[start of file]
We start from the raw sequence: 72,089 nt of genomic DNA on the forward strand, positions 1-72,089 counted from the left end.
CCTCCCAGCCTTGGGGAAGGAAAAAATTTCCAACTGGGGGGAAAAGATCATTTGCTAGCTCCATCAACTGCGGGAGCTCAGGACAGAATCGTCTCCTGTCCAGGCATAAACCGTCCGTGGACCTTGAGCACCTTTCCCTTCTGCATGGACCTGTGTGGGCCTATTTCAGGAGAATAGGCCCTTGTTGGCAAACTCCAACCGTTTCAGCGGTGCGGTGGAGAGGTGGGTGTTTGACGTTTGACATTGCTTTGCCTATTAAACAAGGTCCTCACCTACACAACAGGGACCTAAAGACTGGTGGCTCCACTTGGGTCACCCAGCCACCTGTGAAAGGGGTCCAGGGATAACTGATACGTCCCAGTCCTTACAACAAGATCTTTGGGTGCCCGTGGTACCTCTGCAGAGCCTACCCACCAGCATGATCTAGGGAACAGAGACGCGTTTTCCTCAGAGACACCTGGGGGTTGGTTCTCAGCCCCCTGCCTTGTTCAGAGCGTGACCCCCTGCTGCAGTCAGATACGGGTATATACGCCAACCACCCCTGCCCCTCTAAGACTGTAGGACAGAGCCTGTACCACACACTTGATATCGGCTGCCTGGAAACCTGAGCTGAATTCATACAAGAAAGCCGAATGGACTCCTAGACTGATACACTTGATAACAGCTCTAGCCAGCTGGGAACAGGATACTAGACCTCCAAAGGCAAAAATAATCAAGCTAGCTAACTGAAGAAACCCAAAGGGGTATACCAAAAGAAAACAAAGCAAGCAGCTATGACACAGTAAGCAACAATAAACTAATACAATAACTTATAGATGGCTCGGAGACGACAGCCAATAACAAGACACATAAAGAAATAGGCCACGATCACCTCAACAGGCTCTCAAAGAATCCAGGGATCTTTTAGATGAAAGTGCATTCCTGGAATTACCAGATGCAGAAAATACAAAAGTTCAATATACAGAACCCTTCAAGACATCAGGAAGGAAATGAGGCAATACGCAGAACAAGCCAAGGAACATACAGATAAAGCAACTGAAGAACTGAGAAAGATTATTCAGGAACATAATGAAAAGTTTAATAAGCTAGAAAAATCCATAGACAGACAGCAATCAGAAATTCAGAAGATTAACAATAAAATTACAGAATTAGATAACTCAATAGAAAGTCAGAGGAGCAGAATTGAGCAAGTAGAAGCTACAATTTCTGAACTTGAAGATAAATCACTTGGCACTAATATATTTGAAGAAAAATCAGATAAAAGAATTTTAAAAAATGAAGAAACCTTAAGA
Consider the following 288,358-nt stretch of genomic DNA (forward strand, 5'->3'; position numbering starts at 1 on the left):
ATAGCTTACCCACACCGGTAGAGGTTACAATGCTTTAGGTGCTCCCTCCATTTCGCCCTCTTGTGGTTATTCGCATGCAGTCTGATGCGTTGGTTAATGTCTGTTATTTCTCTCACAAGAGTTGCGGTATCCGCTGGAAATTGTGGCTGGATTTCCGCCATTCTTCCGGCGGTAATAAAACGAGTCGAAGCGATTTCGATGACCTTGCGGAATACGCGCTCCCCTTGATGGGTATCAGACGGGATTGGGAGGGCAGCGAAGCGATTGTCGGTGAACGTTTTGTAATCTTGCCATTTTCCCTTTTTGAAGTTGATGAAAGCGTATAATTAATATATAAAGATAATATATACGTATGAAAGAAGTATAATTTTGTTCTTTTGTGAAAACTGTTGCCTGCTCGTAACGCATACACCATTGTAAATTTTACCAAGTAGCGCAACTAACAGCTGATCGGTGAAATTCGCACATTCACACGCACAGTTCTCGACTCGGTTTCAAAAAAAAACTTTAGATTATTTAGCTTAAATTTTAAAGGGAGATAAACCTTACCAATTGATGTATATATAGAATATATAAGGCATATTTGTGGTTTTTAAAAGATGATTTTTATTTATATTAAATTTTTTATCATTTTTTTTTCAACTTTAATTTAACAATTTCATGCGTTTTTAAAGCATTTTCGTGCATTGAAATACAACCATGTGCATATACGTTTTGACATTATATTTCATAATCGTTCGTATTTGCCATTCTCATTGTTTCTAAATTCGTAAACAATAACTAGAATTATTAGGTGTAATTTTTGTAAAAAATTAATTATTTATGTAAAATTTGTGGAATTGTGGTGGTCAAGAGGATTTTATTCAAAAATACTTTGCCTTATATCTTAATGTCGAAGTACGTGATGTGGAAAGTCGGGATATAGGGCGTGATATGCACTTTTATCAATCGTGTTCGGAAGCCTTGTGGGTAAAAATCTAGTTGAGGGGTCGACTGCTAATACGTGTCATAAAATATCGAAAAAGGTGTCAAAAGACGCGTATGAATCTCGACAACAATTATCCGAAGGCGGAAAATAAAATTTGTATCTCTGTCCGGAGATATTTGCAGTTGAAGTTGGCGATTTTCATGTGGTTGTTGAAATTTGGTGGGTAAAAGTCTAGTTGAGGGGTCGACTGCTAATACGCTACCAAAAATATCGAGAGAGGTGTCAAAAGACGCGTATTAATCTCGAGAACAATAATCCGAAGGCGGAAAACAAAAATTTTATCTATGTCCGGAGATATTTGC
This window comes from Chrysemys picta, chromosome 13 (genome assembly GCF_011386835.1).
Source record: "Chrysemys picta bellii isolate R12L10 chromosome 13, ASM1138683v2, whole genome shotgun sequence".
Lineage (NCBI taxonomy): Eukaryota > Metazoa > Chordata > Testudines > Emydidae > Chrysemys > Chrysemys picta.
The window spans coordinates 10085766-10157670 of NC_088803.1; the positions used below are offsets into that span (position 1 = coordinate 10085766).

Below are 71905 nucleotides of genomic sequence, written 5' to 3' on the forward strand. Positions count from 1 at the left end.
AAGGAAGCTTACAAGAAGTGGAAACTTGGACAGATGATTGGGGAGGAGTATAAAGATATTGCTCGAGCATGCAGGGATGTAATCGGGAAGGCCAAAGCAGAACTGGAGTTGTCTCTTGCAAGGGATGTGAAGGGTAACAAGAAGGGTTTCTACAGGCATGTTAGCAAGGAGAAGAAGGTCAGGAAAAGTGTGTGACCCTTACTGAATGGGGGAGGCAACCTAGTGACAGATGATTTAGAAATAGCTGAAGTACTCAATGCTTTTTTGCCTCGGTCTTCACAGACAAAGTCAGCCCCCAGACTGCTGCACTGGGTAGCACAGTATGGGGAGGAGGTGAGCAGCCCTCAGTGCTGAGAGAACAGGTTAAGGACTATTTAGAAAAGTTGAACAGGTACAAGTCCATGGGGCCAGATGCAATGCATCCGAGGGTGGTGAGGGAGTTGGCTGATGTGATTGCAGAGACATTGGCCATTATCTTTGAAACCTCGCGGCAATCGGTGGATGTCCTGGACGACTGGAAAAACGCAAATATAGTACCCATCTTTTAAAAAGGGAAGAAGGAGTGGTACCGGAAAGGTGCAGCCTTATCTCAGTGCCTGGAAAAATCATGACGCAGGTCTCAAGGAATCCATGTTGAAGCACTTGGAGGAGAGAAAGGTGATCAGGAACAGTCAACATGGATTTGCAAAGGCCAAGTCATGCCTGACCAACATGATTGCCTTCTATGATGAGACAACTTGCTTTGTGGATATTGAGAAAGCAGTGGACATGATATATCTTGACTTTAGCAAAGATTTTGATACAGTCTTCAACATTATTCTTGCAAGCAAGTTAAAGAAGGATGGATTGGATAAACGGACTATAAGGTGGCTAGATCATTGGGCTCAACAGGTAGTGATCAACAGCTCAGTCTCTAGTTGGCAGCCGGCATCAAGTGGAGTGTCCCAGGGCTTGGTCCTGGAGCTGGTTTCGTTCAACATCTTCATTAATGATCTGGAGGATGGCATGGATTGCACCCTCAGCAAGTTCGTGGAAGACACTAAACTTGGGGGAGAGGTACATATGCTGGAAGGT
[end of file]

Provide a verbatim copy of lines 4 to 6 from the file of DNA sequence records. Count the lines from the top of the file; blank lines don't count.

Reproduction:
ATAGCTTACCCACACCGGTAGAGGTTACAATGCTTTAGGTGCTCCCTCCATTTCGCCCTCTTGTGGTTATTCGCATGCAGTCTGATGCGTTGGTTAATGTCTGTTATTTCTCTCACAAGAGTTGCGGTATCCGCTGGAAATTGTGGCTGGATTTCCGCCATTCTTCCGGCGGTAATAAAACGAGTCGAAGCGATTTCGATGACCTTGCGGAATACGCGCTCCCCTTGATGGGTATCAGACGGGATTGGGAGGGCAGCGAAGCGATTGTCGGTGAACGTTTTGTAATCTTGCCATTTTCCCTTTTTGAAGTTGATGAAAGCGTATAATTAATATATAAAGATAATATATACGTATGAAAGAAGTATAATTTTGTTCTTTTGTGAAAACTGTTGCCTGCTCGTAACGCATACACCATTGTAAATTTTACCAAGTAGCGCAACTAACAGCTGATCGGTGAAATTCGCACATTCACACGCACAGTTCTCGACTCGGTTTCAAAAAAAAACTTTAGATTATTTAGCTTAAATTTTAAAGGGAGATAAACCTTACCAATTGATGTATATATAGAATATATAAGGCATATTTGTGGTTTTTAAAAGATGATTTTTATTTATATTAAATTTTTTATCATTTTTTTTTCAACTTTAATTTAACAATTTCATGCGTTTTTAAAGCATTTTCGTGCATTGAAATACAACCATGTGCATATACGTTTTGACATTATATTTCATAATCGTTCGTATTTGCCATTCTCATTGTTTCTAAATTCGTAAACAATAACTAGAATTATTAGGTGTAATTTTTGTAAAAAATTAATTATTTATGTAAAATTTGTGGAATTGTGGTGGTCAAGAGGATTTTATTCAAAAATACTTTGCCTTATATCTTAATGTCGAAGTACGTGATGTGGAAAGTCGGGATATAGGGCGTGATATGCACTTTTATCAATCGTGTTCGGAAGCCTTGTGGGTAAAAATCTAGTTGAGGGGTCGACTGCTAATACGTGTCATAAAATATCGAAAAAGGTGTCAAAAGACGCGTATGAATCTCGACAACAATTATCCGAAGGCGGAAAATAAAATTTGTATCTCTGTCCGGAGATATTTGCAGTTGAAGTTGGCGATTTTCATGTGGTTGTTGAAATTTGGTGGGTAAAAGTCTAGTTGAGGGGTCGACTGCTAATACGCTACCAAAAATATCGAGAGAGGTGTCAAAAGACGCGTATTAATCTCGAGAACAATAATCCGAAGGCGGAAAACAAAAATTTTATCTATGTCCGGAGATATTTGC
This window comes from Chrysemys picta, chromosome 13 (genome assembly GCF_011386835.1).
Source record: "Chrysemys picta bellii isolate R12L10 chromosome 13, ASM1138683v2, whole genome shotgun sequence".